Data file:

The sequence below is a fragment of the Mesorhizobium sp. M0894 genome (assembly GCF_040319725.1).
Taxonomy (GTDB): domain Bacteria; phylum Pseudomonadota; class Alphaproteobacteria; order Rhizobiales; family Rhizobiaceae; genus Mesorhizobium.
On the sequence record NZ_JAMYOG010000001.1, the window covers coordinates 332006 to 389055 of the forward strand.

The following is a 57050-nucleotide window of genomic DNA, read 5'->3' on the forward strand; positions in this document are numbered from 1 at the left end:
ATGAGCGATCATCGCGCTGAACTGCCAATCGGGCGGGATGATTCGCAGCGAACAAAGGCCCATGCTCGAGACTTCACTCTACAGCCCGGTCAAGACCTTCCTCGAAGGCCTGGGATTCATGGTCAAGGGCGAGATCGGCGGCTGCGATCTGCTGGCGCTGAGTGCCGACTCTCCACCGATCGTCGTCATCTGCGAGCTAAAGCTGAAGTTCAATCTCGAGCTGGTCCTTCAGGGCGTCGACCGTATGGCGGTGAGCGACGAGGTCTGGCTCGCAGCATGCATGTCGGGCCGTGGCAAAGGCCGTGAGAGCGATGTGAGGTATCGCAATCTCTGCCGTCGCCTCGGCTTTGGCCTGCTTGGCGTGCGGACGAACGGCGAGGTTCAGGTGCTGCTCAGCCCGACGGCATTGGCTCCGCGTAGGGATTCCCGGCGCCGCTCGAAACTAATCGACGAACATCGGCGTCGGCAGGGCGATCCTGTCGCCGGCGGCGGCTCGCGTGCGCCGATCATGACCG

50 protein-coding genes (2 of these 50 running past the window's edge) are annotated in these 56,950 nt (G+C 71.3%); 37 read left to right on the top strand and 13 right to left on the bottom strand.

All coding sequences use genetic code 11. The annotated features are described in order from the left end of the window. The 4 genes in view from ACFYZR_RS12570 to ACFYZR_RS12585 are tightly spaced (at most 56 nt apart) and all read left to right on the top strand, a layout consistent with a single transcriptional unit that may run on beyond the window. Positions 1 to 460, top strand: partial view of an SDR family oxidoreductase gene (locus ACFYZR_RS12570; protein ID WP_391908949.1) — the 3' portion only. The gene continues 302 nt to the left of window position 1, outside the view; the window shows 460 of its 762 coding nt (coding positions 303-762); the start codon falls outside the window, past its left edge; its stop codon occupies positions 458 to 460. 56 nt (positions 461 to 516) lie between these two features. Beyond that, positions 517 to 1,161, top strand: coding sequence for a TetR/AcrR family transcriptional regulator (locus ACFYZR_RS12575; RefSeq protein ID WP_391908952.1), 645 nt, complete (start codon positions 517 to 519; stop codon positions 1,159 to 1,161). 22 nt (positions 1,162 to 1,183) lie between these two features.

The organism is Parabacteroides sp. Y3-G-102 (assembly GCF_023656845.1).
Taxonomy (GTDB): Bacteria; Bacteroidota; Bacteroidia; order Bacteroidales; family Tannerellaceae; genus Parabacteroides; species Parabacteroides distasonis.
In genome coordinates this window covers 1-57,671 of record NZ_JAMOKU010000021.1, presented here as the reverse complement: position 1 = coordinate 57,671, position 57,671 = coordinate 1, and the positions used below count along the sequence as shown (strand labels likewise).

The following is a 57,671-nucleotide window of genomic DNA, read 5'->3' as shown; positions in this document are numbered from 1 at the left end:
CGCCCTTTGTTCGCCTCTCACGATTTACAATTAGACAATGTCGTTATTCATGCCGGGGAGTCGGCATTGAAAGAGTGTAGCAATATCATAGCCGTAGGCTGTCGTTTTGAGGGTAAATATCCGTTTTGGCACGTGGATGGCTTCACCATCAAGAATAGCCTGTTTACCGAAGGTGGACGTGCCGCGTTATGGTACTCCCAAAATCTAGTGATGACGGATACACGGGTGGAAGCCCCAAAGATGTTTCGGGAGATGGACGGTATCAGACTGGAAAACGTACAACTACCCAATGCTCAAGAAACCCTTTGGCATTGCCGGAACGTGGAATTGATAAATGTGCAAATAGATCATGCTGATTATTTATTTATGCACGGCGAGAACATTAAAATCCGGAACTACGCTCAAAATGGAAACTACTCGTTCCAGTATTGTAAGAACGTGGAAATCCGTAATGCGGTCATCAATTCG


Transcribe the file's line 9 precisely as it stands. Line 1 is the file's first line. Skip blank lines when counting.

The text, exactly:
Taxonomy (GTDB): Bacteria; Bacteroidota; Bacteroidia; order Bacteroidales; family Tannerellaceae; genus Parabacteroides; species Parabacteroides distasonis.